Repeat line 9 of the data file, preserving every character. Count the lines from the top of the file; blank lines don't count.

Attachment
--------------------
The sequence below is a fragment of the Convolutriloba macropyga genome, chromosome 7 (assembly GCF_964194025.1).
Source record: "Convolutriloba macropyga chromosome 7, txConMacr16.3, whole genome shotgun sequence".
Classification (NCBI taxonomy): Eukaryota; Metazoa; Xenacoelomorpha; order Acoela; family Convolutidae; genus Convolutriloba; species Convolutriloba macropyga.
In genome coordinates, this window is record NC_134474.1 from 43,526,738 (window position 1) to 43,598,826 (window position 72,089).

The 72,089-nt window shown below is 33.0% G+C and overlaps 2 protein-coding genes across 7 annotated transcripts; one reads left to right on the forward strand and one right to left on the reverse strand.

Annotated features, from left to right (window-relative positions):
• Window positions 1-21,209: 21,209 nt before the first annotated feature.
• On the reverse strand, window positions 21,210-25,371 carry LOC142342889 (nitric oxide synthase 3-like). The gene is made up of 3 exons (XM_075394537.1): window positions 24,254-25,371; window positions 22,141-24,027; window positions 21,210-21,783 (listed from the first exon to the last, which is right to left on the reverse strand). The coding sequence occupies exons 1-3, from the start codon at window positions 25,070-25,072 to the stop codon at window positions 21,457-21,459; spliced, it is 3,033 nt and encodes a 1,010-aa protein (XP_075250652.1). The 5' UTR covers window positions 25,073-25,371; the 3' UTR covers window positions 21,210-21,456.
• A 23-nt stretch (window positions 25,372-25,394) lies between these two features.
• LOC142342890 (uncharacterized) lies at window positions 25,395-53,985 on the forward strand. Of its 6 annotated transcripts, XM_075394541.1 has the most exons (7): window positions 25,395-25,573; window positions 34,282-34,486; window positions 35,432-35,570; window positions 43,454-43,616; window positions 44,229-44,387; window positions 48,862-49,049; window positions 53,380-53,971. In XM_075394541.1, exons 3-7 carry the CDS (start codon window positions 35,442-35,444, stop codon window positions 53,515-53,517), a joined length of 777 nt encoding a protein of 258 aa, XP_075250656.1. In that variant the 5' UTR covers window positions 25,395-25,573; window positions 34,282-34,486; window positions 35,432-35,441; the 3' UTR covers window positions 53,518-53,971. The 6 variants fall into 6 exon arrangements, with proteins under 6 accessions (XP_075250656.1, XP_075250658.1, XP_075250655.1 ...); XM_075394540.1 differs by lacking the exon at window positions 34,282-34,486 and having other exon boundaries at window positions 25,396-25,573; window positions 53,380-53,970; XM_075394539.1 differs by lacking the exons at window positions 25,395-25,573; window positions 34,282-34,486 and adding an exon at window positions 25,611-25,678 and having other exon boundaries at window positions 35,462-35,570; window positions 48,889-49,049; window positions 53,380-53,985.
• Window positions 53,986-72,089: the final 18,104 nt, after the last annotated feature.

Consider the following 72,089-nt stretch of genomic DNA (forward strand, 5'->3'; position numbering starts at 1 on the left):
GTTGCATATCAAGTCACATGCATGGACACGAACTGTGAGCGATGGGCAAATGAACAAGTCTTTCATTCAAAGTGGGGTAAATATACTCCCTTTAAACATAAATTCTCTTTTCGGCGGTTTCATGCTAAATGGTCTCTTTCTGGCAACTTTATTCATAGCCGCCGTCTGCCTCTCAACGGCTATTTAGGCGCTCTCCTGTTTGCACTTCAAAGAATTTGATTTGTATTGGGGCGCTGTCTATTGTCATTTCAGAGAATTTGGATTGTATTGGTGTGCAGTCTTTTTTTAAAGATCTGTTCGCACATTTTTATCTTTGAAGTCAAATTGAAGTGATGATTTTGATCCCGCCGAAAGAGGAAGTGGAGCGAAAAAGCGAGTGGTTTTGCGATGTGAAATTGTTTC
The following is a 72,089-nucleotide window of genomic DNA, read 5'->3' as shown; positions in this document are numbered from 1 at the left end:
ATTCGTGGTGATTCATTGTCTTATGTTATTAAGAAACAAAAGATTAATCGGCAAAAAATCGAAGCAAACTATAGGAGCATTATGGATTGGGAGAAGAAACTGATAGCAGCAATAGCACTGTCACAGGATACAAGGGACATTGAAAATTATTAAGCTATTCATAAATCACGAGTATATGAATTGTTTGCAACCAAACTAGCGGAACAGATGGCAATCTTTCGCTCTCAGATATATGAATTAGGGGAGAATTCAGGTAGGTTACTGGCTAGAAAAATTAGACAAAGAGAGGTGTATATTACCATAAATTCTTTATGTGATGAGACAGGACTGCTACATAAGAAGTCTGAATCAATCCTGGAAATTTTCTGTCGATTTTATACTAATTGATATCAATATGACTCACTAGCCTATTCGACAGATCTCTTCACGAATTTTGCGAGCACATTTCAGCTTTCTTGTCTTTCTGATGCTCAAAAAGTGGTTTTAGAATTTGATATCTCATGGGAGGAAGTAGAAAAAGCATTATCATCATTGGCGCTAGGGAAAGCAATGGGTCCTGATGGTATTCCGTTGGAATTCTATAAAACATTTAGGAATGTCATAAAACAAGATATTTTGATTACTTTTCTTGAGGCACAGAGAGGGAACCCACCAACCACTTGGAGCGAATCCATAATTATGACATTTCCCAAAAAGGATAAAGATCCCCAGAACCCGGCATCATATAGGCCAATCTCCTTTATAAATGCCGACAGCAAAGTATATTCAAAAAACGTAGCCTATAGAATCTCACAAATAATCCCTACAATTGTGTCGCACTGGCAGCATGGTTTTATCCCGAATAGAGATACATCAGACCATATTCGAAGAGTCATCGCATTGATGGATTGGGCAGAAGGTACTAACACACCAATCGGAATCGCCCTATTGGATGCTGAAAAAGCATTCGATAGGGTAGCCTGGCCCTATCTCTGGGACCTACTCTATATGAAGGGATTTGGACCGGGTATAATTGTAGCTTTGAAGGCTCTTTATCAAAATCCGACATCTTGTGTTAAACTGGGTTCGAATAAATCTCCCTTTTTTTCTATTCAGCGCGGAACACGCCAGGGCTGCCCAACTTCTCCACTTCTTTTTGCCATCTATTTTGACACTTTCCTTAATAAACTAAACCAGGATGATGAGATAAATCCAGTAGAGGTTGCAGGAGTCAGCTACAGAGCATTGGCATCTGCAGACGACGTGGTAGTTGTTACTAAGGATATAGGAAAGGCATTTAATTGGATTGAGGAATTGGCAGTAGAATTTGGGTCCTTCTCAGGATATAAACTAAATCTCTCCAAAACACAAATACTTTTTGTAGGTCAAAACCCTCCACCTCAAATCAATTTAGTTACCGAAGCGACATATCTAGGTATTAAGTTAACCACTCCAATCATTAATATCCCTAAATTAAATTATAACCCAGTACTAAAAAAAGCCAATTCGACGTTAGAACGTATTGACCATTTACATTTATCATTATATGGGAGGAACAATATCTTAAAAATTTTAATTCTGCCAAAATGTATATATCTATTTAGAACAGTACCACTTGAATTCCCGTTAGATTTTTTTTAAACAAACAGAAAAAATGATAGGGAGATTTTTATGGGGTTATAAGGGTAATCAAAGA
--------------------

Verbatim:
• A 23-nt stretch (window positions 25,372-25,394) lies between these two features.